Link to post
Share on other sites


My husband comes from Hokkaido, and although he's extremely stingy about spending more than necessary on food, he wouldn't consider buying dried wakame, and is quite the connoisseur on different types of salted wakame.

A friend brought me back some ash-dried wakame from her home-town. It was nice, but it was quite a chore washing the ash off every time I wanted to use some.

Link to post
Share on other sites

Just curious: how do you cut wakame for salad? In julienne or ribbons? Most seaweed salads I see in restaurants are shredded rather thin but with wakame it's a bit too slimy to get a true fine cut...

Link to post
Share on other sites

Wakame does vary a little bit -- the better grades expand to quite wide fronds with a certain thickness to them, while the cheap ones are very thin and tatty.

Normally you soak the fronds, then cut or tear off the fine whiteish "stem" that runs along one side of each frond. Then fold the fronds up and slice finely. If you do this before they have fully expanded, and then toss the shredded wakame back into the water to finish soaking, it is easier to handle than waiting until the wakame is fully reconstituted.

Link to post
Share on other sites

with the cheaper wakame it can be difficult to shred so I just leave it in bite size pieces, like the size you see floating in miso soup.

Kristin Wagner, aka "torakris"


Link to post
Share on other sites
  • 5 weeks later...

This is the wakame I usually buy at the local store. This bag, which contains 100-g dried wakame, costs only 198 yen. Quite reasonable. That's why I like it. The bag says that the wakame will increase 15-fold. How about that!


Link to post
Share on other sites

I tried making wakame salad recently using the refrigerated salted type, and followed the recipe directions to cook it briefly and cool it before adding the seasonings. I found the result a bit too soft and slimy. Is it customary to boil wakame prior to making a salad with it? I've never had it before so perhaps it had the appropriate texture after all. :hmmm:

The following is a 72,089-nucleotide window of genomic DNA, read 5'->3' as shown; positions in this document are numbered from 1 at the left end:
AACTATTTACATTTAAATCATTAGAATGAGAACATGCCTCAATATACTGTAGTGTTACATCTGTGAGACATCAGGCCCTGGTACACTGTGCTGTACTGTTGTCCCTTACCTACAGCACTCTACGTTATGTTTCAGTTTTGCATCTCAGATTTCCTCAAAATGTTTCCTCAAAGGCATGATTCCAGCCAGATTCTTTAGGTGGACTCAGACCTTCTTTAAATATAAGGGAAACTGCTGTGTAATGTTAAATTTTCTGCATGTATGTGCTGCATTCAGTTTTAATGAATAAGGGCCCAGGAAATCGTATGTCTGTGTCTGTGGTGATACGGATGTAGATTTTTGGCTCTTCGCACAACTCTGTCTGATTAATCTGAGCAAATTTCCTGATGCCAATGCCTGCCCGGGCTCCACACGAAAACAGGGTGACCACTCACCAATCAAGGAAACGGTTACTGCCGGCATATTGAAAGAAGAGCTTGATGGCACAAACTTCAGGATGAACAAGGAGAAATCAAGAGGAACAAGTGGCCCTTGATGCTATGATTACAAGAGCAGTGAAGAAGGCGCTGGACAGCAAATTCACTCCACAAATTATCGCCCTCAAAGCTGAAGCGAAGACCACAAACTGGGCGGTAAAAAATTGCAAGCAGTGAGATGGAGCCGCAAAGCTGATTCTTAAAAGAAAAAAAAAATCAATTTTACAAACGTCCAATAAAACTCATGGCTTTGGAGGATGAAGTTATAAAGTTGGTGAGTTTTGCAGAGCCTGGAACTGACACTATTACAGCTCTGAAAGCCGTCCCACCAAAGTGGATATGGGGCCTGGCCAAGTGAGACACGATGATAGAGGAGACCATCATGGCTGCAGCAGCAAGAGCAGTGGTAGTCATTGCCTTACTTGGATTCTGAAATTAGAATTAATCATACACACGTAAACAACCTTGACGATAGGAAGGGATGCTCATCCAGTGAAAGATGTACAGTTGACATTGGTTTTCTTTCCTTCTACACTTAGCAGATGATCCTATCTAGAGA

Link to post
Share on other sites
I tried making wakame salad recently using the refrigerated salted type, and followed the recipe directions to cook it briefly and cool it before adding the seasonings. I found the result a bit too soft and slimy. Is it customary to boil wakame prior to making a salad with it? I've never had it before so perhaps it had the appropriate texture after all. :hmmm:


There is no need to boil salted wakame. You can washi it and place it in a strainer and pour boiling water over it and washi it again or you could wash it and place it in a bowl of water for 5 to 10 minutes and then wash until the saltiness is either gone or to your taste.

Kristin Wagner, aka "torakris"


Link to post
Share on other sites
  • 2 weeks later...

Last night, I had a nice piece of broiled mackerel (saba, ne?) with a cold hijiki salad; it reminded me of how much I enjoy hijiki. This particular salad was sprinkled with sesame seeds and had another taste similar to tahini - possibly black sesame paste? I found organic bulk, dried hijiki with other seaweeds (Kombu, Dulse) for $25 per pound. Admittedly, the store was in Manhattan, but this price discourages me from just fooling around. Any information that you have on preparing hijiki would be extremely helpful.

Sidenote: My girlfriend is a vegan; hijiki may be a good way to work in B12 and Iron.

Link to post
Share on other sites

What I found is this PDF file:


(Japanese only)

An excerpt, together with a translation (by me):

天然海産物であるひじきには100g 当たり約 20mg ものヒ素が含まれている。ひじき中のヒ素はヒ素糖と呼ばれる無毒の化合物を形成して存在しているから食べても問題ない。

Hijiki, natural seafood, contains as much as 20-mg arsenic per 100g. The arsenic in hijiki exists in the form of a harmless compound called arsenic sugar* and, therefore, eating it does not present any problems.

* Literal translation; I don't know the technical term for it in English.

Link to post
Share on other sites


The Canadian link was last modified over two years ago.

I respect the Canadian findings but since I just bought a bag of it I guess I'll limit consumption but not elliminate it altogether, it's too delicious. Looking forward to those recipes. I usually add red pepper, sliced in my mandoline, sesame oil w/mirin and rice vinegar, but I'm eager for variations.

"I took the habit of asking Pierre to bring me whatever looks good today and he would bring out the most wonderful things," - bleudauvergne